Red Hat Bugzilla – Bug 480960
CVE-2009-0242 ganglia: gmetad temporary DoS via resource consumption
Last modified: 2015-02-16 10:43:08 EST
Common Vulnerabilities and Exposures assigned an identifier CVE-2009-0242 to the following vulnerability:
Ganglia 3.1.1 allows remote attackers to cause a denial of service via
a request to the gmetad service with a path does not exist, which
causes Ganglia to (1) perform excessive CPU computation and (2) send
the entire tree, which consumes network bandwidth.
This issue is related to the one tracked via bug #480236, though it's not clear to me whether this actually is an issue. The assignment was made based on the DoS part of the original report:
Part of the patch that should take care of that DoS should be:
@@ -600,8 +606,8 @@
if (process_request(&client, request))
err_msg("Got a malformed path request from %s", remote_ip);
- /* Send them the entire tree to discourage attacks. */
- strcpy(request, "/");
Now let's see how we can get process_request to return 1. There are few possibilities:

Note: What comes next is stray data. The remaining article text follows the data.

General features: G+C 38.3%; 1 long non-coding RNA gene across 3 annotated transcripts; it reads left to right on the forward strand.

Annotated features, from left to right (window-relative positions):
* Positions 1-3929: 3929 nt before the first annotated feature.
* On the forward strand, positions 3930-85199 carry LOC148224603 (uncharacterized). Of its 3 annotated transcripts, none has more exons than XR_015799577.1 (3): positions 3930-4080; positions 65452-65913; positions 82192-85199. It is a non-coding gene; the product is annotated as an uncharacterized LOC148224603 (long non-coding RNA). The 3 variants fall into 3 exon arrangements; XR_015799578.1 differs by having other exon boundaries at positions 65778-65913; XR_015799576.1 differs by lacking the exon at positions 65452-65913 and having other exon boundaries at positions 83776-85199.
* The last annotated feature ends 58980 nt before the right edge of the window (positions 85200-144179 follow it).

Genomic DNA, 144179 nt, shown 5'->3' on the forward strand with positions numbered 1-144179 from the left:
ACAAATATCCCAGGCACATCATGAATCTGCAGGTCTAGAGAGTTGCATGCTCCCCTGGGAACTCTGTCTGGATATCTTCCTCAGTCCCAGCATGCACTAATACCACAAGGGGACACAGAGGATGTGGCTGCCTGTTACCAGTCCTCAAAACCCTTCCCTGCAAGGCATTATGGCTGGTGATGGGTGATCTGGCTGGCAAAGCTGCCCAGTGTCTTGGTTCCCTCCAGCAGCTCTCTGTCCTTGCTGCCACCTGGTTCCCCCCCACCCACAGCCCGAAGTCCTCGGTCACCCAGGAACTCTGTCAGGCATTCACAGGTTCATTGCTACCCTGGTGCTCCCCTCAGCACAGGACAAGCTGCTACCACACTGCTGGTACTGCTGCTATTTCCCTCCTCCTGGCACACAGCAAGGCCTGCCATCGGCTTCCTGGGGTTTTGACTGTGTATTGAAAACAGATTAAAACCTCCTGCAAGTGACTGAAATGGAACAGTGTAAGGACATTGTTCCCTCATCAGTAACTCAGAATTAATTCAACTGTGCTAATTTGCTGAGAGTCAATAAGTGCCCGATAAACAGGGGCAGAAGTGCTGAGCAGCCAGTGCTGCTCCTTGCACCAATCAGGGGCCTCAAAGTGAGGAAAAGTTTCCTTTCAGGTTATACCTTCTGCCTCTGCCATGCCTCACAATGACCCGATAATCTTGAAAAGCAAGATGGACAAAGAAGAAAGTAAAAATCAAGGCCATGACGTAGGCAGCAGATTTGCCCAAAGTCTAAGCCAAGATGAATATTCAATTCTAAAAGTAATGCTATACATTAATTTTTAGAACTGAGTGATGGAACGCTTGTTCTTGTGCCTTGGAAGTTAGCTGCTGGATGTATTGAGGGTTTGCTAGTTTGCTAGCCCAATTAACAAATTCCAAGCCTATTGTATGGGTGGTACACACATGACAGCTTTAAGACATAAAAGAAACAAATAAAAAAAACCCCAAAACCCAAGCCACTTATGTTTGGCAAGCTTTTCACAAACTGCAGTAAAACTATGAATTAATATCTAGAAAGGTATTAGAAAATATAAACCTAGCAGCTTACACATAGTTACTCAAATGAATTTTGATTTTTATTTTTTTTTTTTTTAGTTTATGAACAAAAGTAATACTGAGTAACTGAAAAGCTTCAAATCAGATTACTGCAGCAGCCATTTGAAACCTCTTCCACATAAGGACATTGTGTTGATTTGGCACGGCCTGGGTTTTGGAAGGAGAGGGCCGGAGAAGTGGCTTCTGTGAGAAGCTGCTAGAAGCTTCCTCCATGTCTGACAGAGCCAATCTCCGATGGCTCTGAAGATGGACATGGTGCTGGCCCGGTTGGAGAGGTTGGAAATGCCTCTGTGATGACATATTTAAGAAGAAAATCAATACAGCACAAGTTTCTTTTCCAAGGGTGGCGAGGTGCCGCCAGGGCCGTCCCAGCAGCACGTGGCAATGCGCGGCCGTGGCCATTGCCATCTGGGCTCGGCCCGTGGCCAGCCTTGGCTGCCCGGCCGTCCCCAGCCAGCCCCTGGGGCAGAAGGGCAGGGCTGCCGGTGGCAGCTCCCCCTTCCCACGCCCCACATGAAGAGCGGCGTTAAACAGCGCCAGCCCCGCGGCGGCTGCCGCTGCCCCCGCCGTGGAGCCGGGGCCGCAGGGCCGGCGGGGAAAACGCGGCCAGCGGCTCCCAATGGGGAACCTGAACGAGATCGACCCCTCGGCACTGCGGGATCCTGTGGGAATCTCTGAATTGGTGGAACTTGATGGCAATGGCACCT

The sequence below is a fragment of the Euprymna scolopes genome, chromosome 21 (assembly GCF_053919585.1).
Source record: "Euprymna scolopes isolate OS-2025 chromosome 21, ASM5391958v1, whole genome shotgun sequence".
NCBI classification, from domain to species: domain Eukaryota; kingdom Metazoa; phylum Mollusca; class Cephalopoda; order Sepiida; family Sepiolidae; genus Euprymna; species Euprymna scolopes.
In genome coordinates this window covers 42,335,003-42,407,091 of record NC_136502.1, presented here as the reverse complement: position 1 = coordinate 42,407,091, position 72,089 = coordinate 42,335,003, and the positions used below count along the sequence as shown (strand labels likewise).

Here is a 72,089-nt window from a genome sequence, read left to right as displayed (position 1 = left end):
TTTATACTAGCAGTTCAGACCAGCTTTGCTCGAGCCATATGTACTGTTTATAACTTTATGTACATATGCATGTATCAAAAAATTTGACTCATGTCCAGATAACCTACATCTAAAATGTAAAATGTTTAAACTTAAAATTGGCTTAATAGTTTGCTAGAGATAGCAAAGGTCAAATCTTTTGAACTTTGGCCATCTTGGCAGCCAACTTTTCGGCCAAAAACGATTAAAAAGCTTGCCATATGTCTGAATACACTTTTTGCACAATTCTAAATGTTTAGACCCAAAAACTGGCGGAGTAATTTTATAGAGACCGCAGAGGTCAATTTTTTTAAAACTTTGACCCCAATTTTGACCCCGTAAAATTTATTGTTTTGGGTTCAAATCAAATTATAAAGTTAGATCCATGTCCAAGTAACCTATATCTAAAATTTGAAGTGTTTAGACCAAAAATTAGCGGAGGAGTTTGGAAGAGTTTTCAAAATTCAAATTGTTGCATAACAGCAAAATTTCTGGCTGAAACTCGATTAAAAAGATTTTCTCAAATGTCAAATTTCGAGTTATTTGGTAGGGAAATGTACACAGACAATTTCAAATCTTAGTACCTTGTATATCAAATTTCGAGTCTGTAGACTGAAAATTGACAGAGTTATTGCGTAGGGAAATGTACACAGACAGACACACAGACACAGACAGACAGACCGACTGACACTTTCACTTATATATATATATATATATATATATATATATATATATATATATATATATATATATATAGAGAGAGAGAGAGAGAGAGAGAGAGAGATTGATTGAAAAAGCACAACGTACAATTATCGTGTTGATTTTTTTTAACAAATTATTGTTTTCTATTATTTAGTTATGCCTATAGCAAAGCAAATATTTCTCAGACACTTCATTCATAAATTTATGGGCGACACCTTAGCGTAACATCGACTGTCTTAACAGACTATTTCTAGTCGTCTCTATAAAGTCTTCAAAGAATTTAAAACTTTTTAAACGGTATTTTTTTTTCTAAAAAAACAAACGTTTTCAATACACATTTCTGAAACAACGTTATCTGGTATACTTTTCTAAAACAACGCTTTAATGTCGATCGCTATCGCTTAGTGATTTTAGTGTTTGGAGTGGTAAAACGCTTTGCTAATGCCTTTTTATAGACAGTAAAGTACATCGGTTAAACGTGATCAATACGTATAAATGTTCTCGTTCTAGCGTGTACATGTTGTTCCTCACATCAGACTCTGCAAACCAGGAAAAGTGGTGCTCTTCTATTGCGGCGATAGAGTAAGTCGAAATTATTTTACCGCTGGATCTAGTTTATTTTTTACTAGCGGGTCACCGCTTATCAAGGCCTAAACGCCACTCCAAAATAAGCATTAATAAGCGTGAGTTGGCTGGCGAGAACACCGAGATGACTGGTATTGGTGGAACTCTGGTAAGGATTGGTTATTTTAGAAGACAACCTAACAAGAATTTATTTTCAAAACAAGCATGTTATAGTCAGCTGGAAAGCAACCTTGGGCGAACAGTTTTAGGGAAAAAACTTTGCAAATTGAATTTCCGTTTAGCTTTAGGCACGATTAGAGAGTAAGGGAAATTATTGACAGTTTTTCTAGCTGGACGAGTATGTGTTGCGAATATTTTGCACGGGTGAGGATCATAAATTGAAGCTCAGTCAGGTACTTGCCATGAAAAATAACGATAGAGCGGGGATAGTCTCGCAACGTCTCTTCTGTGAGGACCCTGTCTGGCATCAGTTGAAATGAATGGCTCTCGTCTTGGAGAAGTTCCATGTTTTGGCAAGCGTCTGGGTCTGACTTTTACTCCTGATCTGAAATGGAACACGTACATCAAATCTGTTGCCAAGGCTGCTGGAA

- path can be empty
- path does not start with '/'
- path contains certain prohibited characters
- there is some invalid filter specified
The consequence of the process_request returning 1 is that request (aka path) is set to "/". With that in mind, only the first case need to be considered, as it's the only case when attacker's invalid input is shorter than the valid input that would have the same end result (at an attacker can always specify valid path "/" to get data for the whole tree). So it seems there no issue for gmetad versions that do not process multiple paths in one request.
It can be little more interesting in the case when the multiple request patch is used. Reporter claims the worst case is you get ~ 2048/3 times data for the whole tree "/x:/x:/x:...". Though it seems to be possible to get even more using valid paths - "/:/:/:/:..." - i.e. ~ 2048/2. Proposed multi item request patch does not seem to make this any worse, as it skips all empty paths.
So it seems there's no real issue here, as the same affect can be achieved using valid requests with valid paths. Can anyone more familiar with ganglia check and confirm this? Or test on an existing real configuration? Thanks!
I don't really see an issue here, you can get the full tree anyway without sending anything with a connection to the non interactive port (8651). I would say that the patch is there more to make sure that a buggy client doesn't end up unnecessarily downloading extra data than to prevent a remote DoS.
By default both ports only accept connections from localhost btw.
This is not a security issue.
I have created an NVD statement for this issue: